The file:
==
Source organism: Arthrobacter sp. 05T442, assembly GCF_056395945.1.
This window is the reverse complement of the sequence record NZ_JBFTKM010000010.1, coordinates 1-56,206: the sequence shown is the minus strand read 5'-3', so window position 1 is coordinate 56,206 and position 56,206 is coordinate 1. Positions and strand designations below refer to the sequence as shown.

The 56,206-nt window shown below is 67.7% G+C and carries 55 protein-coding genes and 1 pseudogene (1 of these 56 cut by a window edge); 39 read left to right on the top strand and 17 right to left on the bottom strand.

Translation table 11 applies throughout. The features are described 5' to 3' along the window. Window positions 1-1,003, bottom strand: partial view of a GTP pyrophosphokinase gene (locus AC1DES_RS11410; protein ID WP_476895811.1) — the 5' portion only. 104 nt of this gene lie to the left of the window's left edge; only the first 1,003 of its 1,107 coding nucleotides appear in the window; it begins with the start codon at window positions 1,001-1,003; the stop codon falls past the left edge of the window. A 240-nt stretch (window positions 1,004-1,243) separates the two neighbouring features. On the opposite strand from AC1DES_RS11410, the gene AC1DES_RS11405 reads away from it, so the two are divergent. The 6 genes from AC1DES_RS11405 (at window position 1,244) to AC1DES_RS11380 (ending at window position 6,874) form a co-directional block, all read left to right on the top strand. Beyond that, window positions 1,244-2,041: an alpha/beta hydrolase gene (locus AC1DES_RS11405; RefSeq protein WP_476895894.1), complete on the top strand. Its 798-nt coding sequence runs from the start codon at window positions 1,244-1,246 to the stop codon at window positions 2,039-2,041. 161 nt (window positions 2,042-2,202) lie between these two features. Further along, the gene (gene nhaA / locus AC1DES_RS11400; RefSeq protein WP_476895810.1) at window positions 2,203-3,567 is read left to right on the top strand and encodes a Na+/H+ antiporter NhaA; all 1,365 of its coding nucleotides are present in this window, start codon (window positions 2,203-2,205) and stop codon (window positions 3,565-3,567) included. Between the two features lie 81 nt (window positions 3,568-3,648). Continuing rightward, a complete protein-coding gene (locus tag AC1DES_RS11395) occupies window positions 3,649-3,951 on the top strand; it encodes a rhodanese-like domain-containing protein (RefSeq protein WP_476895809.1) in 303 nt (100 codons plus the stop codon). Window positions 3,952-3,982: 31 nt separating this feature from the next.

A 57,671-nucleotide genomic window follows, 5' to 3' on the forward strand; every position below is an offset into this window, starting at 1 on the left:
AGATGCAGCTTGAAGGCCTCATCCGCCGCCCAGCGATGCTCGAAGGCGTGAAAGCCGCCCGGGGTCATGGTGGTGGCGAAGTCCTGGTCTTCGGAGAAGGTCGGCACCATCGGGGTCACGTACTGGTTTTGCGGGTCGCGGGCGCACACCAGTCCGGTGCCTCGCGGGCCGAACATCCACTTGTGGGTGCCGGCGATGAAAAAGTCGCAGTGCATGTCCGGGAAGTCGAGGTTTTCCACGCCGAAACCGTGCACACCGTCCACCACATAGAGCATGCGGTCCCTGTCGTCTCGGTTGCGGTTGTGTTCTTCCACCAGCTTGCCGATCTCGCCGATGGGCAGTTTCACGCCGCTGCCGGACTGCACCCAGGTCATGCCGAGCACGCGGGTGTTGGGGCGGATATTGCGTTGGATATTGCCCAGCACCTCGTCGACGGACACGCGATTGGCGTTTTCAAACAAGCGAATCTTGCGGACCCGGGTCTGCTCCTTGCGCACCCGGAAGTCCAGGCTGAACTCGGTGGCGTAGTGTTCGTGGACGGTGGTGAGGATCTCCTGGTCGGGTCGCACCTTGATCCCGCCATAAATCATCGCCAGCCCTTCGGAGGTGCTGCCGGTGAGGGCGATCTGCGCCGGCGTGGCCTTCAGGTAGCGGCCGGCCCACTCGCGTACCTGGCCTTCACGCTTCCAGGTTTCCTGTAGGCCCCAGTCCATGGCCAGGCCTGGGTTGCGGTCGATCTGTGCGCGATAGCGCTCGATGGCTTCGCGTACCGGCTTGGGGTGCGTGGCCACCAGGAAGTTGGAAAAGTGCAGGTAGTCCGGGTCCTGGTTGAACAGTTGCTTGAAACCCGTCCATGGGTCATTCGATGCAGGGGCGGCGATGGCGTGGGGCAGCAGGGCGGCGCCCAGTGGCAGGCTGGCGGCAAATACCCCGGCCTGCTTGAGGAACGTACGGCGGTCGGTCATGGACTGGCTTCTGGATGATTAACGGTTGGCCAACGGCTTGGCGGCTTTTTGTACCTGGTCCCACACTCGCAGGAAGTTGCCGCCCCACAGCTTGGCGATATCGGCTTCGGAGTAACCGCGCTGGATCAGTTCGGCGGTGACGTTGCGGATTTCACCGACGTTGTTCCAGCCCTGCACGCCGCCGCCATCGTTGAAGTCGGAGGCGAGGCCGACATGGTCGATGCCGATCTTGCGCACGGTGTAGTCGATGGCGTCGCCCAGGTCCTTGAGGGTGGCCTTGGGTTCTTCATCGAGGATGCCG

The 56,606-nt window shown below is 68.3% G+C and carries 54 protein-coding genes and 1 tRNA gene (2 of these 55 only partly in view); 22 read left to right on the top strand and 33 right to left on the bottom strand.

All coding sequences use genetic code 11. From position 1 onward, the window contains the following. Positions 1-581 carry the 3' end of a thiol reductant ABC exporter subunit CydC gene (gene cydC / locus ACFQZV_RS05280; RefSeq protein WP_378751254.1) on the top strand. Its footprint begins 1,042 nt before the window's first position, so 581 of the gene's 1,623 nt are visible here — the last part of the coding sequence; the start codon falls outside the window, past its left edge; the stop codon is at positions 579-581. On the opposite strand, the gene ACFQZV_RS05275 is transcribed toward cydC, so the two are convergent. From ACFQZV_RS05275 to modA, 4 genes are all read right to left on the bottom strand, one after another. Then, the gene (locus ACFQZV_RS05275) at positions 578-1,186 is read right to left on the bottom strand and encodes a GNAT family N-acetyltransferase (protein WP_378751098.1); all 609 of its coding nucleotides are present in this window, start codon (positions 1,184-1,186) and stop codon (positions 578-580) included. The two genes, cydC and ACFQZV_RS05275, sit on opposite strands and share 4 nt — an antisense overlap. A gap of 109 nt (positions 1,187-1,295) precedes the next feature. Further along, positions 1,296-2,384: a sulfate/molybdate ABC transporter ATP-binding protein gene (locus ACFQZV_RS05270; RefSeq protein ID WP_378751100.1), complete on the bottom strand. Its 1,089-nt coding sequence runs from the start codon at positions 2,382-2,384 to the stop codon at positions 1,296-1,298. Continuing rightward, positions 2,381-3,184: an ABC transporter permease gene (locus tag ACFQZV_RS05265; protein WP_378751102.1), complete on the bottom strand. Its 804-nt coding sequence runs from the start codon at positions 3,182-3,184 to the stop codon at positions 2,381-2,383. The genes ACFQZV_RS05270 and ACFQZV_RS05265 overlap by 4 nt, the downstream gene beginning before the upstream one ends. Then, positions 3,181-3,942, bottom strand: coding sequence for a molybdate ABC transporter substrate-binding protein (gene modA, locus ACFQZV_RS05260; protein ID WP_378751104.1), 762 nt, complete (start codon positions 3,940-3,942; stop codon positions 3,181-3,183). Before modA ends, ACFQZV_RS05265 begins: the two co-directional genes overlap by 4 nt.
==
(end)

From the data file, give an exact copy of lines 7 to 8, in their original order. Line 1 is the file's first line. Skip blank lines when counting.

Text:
The 56,606-nt window shown below is 68.3% G+C and carries 54 protein-coding genes and 1 tRNA gene (2 of these 55 only partly in view); 22 read left to right on the top strand and 33 right to left on the bottom strand.

All coding sequences use genetic code 11. From position 1 onward, the window contains the following. Positions 1-581 carry the 3' end of a thiol reductant ABC exporter subunit CydC gene (gene cydC / locus ACFQZV_RS05280; RefSeq protein WP_378751254.1) on the top strand. Its footprint begins 1,042 nt before the window's first position, so 581 of the gene's 1,623 nt are visible here — the last part of the coding sequence; the start codon falls outside the window, past its left edge; the stop codon is at positions 579-581. On the opposite strand, the gene ACFQZV_RS05275 is transcribed toward cydC, so the two are convergent. From ACFQZV_RS05275 to modA, 4 genes are all read right to left on the bottom strand, one after another. Then, the gene (locus ACFQZV_RS05275) at positions 578-1,186 is read right to left on the bottom strand and encodes a GNAT family N-acetyltransferase (protein WP_378751098.1); all 609 of its coding nucleotides are present in this window, start codon (positions 1,184-1,186) and stop codon (positions 578-580) included. The two genes, cydC and ACFQZV_RS05275, sit on opposite strands and share 4 nt — an antisense overlap. A gap of 109 nt (positions 1,187-1,295) precedes the next feature. Further along, positions 1,296-2,384: a sulfate/molybdate ABC transporter ATP-binding protein gene (locus ACFQZV_RS05270; RefSeq protein ID WP_378751100.1), complete on the bottom strand. Its 1,089-nt coding sequence runs from the start codon at positions 2,382-2,384 to the stop codon at positions 1,296-1,298. Continuing rightward, positions 2,381-3,184: an ABC transporter permease gene (locus tag ACFQZV_RS05265; protein WP_378751102.1), complete on the bottom strand. Its 804-nt coding sequence runs from the start codon at positions 3,182-3,184 to the stop codon at positions 2,381-2,383. The genes ACFQZV_RS05270 and ACFQZV_RS05265 overlap by 4 nt, the downstream gene beginning before the upstream one ends. Then, positions 3,181-3,942, bottom strand: coding sequence for a molybdate ABC transporter substrate-binding protein (gene modA, locus ACFQZV_RS05260; protein ID WP_378751104.1), 762 nt, complete (start codon positions 3,940-3,942; stop codon positions 3,181-3,183). Before modA ends, ACFQZV_RS05265 begins: the two co-directional genes overlap by 4 nt.